By hand

Natalie at her home workshop, photo by Kate Tellefson.

Mount Eliza ceramic artist, Natalie Heriot, loves the feel of clay. She loves what it can do, the sense of permanence and its functionality. Working with clay is also therapeutic. “It’s such a relaxing thing to do, like meditation or yoga. There’s no room for thinking, just working. You’re too busy coordinating your hands,” she explains.

While she also uses the handbuilding technique, Natalie has always been drawn to the potter’s wheel because it’s such a hard skill to master, but deeply satisfying to get right. Also it’s quick and she can dictate to the clay. The hardest part is judging when to stop. A piece can be overworked and that’s problematic.

Clay has memory. Once it goes into the kiln, it can revert to a mistake in the building process. On the other hand, before firing, clay can be reclaimed endlessly. It just goes back into the bucket with water to be used again later. There is virtually no waste in ceramics. Even broken pots can be used in the garden for drainage.

There are many steps to working with ceramics from sourcing and prepping the clay to firing and the tricky science of glazing. For Natalie, it’s all a pleasure. She just loves the making. “You’re so in tune with the process. It’s amazing how much your fingers interpret to the brain,” she says.

Natalie feels that a great ceramic piece has to be balanced. If it’s a functional piece, it needs to be user-friendly and light. Its weight should match its look and its purpose. Most importantly, it needs to have some character to it. “I’m not a production potter. A piece needs to have the maker’s personality reflected in the work,” she says.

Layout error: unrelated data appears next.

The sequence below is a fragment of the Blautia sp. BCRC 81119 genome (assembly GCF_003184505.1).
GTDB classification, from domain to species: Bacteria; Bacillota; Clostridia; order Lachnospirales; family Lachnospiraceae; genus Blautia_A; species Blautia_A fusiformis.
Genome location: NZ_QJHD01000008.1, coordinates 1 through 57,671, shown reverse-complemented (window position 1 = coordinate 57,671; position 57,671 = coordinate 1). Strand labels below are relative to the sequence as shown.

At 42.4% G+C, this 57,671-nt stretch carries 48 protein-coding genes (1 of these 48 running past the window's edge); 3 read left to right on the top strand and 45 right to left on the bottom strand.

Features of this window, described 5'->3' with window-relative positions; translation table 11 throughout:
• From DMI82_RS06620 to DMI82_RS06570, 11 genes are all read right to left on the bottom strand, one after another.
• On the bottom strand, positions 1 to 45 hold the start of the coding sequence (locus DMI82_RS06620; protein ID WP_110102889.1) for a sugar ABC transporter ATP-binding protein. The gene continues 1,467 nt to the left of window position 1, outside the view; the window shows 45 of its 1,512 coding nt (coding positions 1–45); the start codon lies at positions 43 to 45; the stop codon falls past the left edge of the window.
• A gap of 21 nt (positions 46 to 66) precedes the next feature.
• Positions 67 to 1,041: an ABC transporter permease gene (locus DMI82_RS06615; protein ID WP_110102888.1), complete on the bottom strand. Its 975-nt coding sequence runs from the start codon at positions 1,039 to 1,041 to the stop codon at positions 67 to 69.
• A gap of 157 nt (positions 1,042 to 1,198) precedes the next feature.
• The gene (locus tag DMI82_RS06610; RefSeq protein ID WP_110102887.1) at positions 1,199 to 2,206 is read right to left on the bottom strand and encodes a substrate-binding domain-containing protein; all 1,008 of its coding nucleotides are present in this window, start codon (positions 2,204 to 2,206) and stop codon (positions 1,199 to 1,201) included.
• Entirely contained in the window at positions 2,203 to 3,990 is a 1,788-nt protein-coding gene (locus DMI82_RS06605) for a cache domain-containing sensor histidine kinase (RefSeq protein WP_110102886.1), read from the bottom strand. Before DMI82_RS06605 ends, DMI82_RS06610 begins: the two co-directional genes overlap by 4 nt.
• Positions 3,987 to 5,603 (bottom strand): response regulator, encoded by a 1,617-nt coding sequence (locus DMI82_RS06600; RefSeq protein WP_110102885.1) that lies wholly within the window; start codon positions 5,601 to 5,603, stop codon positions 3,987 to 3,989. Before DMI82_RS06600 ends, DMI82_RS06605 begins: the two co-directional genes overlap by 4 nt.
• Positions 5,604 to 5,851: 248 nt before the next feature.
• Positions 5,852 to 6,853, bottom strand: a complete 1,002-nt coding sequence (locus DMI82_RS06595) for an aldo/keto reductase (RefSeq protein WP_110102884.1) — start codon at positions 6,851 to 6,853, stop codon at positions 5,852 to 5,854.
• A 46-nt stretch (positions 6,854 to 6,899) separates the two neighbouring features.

She also learns a lot from teaching by realising why she does things the way she does them. Natalie teaches students one-on-one or two-to-one in her purpose-built home studio. On her wishlist for the future is having a dedicated space outside of the home for teaching. There are very few places to learn ceramics, yet there has been a resurgence of interest.

Outside of the satisfaction of making, art is therapy. There is no denying the emotional benefits of creativity. Natalie understands this intimately; for her, working with ceramics helped her to escape from two difficult relationships.

While she enjoyed her education in ceramics and arts in high school, she decided on a career in nursing. She knew it would provide a steady and reliable stream of income while providing independence and flexibility, but she continued her ceramics work as well, completing a Diploma in Ceramics at Holmesglen Institute.

When she ended her relationships, she had both skills to rely on.

Natalie raised all four of her children on her own from the time the youngest was 18 months old and the others were 3, 6 and 9. She worked night shifts and her mother stayed for the nights while Natalie was at work. She never missed meals, school drop off and pick ups, bedtime, or taking the children to activities. Through all of it, she continued working with ceramics.

Now her children are grown, she has more time for creativity. In fact, she has taken this year off from work to dedicate time exclusively to her art. She’ll be travelling to Korea later in the year to take a ceramics masterclass.

Living and working on the Peninsula provides a constant source of inspiration. She loves walking the beach collecting bits and pieces to incorporate into her work. She loves the colours and the textures she finds. She wants her work to reflect the relaxed lifestyle of the Peninsula and look like something found in a beach house.

In the future, she’d really like to partner with a local restaurant to create bespoke dinnerware for them. Her pieces are restaurant quality and safe for both microwave and dishwasher. In the meantime, you can inspect what she makes at local markets and arts shows, Oz Art in Frankston, and on Instagram and facebook.

Peninsula Essence – February 2020